United States District Court, S.D. Indiana, Indianapolis Division
REPORT AND RECOMMENDATION
J. Dinsmore, United States Magistrate Judge
K. requests judicial review of the final decision of the
Commissioner of the Social Security Administration
(“Commissioner”) denying her application for
Supplemental Security Income (“SSI”) under Title
XVI of the Social Security Act (“the Act”).
See 42 U.S.C. §§ 416(i), 423(d),
1382c(a)(3)(A) (2018). For the reasons set forth below, the
Magistrate Judge recommends that the District Judge
REVERSE and REMAND the
decision of the Commissioner.
filed an application for SSI on June 30, 2015. Claimant
alleges disability due to problems with epilepsy, organic
brain disorder, anxiety, and depression. [Dkt. 8 at 3.]
Claimant's claim was initially denied on October 6, 2015,
and denied again on November 5, 2015, upon reconsideration.
[Dkt. 5-2 at 12.] Claimant timely filed a written request for
a hearing on December 1, 2015. [Dkt. 5-2 at 12.] The hearing
was held on August 11, 2017, before Administrative Law Judge
Kathleen Kadlec (“ALJ”). [Dkt. 5-2 at 12.] The
ALJ issued a decision on November 1, 2017, again denying
Claimant's application for SSI. [Dkt. 5-2 at 24.] The
ALJ's decision became the final decision of the
Commissioner when the Appeals Council denied Claimant's
request for review of the ALJ's decision. [Dkt. 5-2 at
2-5.] Claimant now seeks judicial review of the
eligible for SSI, a claimant must have a disability pursuant
to 42 U.S.C. § 423. Disability is defined as the
“inability to engage in any substantial gainful
activity by reason of any medically determinable physical or
mental impairment which can be expected to result in death or
which has lasted or can be expected to last for a continuous
period of not less than 12 months.” 42 U.S.C. §
determine whether a claimant is disabled, the Commissioner,
as represented by the ALJ, employs a five-step sequential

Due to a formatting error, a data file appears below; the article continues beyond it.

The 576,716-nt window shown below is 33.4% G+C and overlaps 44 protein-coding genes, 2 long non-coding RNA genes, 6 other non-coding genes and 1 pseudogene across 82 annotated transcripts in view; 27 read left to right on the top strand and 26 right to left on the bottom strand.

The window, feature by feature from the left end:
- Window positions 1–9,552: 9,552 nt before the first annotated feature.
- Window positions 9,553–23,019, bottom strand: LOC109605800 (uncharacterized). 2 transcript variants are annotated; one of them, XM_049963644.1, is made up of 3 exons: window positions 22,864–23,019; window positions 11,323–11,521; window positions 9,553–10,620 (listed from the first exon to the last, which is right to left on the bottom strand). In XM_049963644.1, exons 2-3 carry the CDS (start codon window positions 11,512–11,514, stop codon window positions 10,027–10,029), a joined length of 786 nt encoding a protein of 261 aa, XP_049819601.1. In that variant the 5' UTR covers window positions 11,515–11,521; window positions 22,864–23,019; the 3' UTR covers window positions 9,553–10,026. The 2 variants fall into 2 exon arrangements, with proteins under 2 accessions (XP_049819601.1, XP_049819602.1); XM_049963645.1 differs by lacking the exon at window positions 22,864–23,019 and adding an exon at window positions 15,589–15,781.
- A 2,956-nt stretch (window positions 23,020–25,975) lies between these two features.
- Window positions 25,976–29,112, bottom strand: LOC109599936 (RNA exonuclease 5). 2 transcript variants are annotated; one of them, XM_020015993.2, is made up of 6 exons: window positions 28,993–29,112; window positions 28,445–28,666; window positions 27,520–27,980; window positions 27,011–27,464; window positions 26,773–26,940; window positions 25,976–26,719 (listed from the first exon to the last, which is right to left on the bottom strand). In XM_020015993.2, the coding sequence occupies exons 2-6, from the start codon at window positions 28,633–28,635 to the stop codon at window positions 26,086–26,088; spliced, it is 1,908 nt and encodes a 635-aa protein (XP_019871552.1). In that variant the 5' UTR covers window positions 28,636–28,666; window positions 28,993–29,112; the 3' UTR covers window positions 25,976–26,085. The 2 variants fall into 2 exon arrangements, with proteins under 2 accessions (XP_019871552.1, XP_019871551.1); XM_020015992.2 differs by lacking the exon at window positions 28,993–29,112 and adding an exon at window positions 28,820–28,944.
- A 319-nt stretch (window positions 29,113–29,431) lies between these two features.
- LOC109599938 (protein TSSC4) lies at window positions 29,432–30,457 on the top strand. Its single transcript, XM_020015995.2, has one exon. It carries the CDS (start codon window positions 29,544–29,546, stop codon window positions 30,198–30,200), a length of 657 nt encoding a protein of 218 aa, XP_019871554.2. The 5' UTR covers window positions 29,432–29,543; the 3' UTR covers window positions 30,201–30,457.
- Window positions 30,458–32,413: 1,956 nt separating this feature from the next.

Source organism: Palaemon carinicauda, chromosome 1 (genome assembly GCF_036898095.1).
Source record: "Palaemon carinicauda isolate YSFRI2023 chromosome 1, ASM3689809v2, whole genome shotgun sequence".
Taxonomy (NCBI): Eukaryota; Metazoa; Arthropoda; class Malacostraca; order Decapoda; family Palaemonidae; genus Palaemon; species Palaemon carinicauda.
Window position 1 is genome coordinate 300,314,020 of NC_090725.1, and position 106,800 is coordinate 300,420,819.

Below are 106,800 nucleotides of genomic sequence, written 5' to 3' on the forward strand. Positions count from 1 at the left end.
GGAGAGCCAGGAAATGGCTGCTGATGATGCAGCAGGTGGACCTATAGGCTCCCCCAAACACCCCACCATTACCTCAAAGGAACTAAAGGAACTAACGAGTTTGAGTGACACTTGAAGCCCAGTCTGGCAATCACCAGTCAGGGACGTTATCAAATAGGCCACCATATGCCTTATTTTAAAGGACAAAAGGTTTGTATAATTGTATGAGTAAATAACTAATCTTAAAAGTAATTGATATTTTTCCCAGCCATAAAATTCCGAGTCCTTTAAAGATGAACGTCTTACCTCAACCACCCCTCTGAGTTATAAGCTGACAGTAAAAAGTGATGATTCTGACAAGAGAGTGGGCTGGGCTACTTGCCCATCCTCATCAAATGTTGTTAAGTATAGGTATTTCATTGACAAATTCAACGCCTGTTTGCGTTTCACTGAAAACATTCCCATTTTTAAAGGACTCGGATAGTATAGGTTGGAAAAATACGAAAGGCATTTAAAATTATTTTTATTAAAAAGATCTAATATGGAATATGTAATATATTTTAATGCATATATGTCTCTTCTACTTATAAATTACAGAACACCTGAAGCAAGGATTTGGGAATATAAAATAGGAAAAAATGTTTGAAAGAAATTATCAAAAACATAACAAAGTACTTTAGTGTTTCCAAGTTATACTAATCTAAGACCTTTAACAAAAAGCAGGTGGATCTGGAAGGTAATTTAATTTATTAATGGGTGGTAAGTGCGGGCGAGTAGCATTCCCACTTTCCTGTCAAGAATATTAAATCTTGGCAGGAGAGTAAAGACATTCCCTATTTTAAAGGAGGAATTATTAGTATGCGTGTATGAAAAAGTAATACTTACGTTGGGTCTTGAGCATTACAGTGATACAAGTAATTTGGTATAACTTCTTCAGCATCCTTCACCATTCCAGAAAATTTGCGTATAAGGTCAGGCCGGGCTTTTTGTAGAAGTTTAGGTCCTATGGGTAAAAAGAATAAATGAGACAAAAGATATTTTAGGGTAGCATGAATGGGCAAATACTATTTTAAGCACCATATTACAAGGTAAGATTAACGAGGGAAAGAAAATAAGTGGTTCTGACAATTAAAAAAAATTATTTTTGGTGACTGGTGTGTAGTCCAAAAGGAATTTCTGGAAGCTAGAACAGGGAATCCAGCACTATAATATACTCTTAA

analysis: (1) if the claimant is engaged in substantial
gainful activity, she is not disabled; (2) if the claimant
does not have a “severe” impairment, one that
significantly limits her ability to perform basic work
activities, she is not disabled; (3) if the claimant's
impairment or combination of impairments meets or medically
equals any impairment appearing in the Listing of
Impairments, 20 C.F.R. p. 404, subpart P, App. 1, she is
disabled; (4) if the claimant is not found to be disabled at
step three and she is able to perform her past relevant work,
she is not disabled; and (5) if the claimant is not found to
be disabled at step three and cannot perform her past
relevant work but she can perform certain other available
work, she is not disabled. 20 C.F.R. § 416.920. Before
continuing to step four, the ALJ must assess the
claimant's residual functional capacity (RFC), by
evaluating “all limitations that arise from medically
determinable impairments, even those that were not
severe.” Villano v. Astrue, 556 F.3d 558, 563
(7th Cir. 2009).
ALJ's findings of fact are conclusive and must be upheld
by this Court “so long as substantial evidence supports
them and no error of law occurred.” Dixon v.
Massanari, 270 F.3d 1171, 1176 (7th Cir. 2007). This
Court may not reweigh the evidence or substitute its judgment
for that of the ALJ but may only determine whether
substantial evidence supports the ALJ's conclusion.
Overman v. Astrue, 546 F.3d 456, 462 (7th Cir. 2008)
(citing Schmidt v. Apfel, 201 F.3d 970, 972 (7th
Cir. 2000)); Skinner v. Astrue, 478 F.3d 836, 841
(7th Cir. 2007). When a claimant appeals an adverse benefits
decision, this Court's role is limited to ensuring that
the ALJ applied the correct legal standards and that
substantial evidence exists for the ALJ's decision.
Barnett v. Barnhart, 381 F.3d 664, 668 (7th Cir.
2004). For the purpose of judicial review,
“[s]ubstantial evidence is such relevant evidence as a
reasonable mind might accept as adequate to support a
conclusion.” Id. Because the ALJ “is in
the best position to determine the credibility of witnesses,
” Craft v. Astrue, 539 F.3d 668, 678 (7th Cir.